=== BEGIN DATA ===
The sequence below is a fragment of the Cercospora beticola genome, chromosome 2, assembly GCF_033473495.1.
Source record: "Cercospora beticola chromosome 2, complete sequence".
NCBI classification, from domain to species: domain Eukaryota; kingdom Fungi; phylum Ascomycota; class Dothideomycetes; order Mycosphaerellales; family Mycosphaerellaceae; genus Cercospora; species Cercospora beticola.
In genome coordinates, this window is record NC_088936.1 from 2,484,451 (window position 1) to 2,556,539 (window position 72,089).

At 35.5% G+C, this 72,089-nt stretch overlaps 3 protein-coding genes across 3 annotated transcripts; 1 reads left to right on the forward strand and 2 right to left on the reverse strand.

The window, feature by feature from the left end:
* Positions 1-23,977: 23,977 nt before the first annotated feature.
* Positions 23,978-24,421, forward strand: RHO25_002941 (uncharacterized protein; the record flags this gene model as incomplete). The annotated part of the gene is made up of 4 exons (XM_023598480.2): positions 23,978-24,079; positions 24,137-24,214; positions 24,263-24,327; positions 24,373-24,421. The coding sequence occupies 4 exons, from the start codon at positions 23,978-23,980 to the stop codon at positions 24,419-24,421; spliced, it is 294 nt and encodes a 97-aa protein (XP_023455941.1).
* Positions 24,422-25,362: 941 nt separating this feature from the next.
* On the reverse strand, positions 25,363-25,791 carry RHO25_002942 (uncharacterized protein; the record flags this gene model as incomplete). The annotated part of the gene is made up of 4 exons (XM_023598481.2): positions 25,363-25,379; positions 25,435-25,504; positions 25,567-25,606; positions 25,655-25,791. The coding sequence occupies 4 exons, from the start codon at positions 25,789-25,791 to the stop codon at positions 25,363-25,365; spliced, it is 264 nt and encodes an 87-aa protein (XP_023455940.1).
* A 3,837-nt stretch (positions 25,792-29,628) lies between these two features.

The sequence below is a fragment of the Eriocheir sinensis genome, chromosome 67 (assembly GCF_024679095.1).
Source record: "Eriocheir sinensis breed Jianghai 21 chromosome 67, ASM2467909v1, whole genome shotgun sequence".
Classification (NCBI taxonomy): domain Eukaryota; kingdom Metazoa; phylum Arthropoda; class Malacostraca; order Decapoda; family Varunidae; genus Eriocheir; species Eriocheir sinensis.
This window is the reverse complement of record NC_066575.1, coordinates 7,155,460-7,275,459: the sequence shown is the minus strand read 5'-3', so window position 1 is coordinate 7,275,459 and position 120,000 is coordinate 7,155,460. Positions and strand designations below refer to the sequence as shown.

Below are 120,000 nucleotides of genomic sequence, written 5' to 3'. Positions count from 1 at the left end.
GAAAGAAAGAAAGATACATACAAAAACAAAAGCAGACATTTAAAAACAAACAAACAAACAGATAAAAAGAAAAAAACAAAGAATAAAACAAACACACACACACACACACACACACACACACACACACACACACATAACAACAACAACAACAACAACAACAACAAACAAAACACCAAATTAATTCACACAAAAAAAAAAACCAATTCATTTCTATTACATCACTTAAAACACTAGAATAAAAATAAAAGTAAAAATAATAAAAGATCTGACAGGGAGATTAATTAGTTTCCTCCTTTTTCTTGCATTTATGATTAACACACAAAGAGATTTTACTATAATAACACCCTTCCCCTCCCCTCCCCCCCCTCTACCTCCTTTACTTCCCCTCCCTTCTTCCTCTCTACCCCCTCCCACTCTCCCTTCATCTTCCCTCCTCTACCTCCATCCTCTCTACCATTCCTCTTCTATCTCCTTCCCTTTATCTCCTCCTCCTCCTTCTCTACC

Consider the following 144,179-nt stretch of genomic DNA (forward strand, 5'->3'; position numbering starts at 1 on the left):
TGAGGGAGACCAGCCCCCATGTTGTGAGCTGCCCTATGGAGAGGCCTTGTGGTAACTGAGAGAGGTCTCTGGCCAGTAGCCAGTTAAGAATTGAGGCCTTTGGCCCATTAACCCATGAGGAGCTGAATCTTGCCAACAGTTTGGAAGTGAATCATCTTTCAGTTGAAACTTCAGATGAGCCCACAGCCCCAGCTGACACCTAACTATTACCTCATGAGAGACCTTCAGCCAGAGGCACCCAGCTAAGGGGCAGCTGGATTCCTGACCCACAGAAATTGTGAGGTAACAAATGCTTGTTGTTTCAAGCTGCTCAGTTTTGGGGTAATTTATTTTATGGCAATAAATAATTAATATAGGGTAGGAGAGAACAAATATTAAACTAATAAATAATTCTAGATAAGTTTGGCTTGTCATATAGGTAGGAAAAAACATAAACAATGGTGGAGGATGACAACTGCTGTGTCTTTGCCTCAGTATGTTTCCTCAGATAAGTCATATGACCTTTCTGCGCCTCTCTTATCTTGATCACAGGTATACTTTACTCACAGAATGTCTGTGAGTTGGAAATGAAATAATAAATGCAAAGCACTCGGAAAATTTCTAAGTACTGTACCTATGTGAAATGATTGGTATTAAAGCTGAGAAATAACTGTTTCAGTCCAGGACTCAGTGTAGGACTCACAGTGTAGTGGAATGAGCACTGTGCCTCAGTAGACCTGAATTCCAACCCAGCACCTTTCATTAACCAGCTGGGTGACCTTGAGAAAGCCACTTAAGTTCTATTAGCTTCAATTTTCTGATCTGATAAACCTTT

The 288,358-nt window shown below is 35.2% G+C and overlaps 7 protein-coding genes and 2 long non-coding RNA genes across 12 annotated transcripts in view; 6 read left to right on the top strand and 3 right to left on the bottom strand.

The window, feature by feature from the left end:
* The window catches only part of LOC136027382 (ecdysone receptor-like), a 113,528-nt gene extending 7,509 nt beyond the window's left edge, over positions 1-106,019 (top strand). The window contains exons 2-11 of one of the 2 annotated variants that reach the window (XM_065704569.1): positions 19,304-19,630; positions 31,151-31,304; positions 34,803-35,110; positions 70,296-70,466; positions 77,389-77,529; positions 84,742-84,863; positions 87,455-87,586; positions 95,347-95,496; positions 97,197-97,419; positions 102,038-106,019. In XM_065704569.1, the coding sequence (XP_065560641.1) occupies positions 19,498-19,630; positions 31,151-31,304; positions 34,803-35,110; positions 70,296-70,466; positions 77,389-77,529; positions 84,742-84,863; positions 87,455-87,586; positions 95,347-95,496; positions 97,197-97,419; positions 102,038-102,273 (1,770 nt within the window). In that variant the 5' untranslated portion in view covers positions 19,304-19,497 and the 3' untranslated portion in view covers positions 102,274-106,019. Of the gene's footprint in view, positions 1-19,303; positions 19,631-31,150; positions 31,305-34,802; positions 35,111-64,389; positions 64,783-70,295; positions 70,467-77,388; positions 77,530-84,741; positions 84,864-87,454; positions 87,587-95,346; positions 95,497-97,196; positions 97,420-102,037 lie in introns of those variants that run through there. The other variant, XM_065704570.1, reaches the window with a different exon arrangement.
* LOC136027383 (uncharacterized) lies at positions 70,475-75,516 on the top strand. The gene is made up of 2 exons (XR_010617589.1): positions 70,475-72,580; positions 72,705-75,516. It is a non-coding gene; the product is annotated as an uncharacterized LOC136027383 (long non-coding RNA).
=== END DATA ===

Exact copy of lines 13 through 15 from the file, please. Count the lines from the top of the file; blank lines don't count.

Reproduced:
Source record: "Eriocheir sinensis breed Jianghai 21 chromosome 67, ASM2467909v1, whole genome shotgun sequence".
Classification (NCBI taxonomy): domain Eukaryota; kingdom Metazoa; phylum Arthropoda; class Malacostraca; order Decapoda; family Varunidae; genus Eriocheir; species Eriocheir sinensis.
This window is the reverse complement of record NC_066575.1, coordinates 7,155,460-7,275,459: the sequence shown is the minus strand read 5'-3', so window position 1 is coordinate 7,275,459 and position 120,000 is coordinate 7,155,460. Positions and strand designations below refer to the sequence as shown.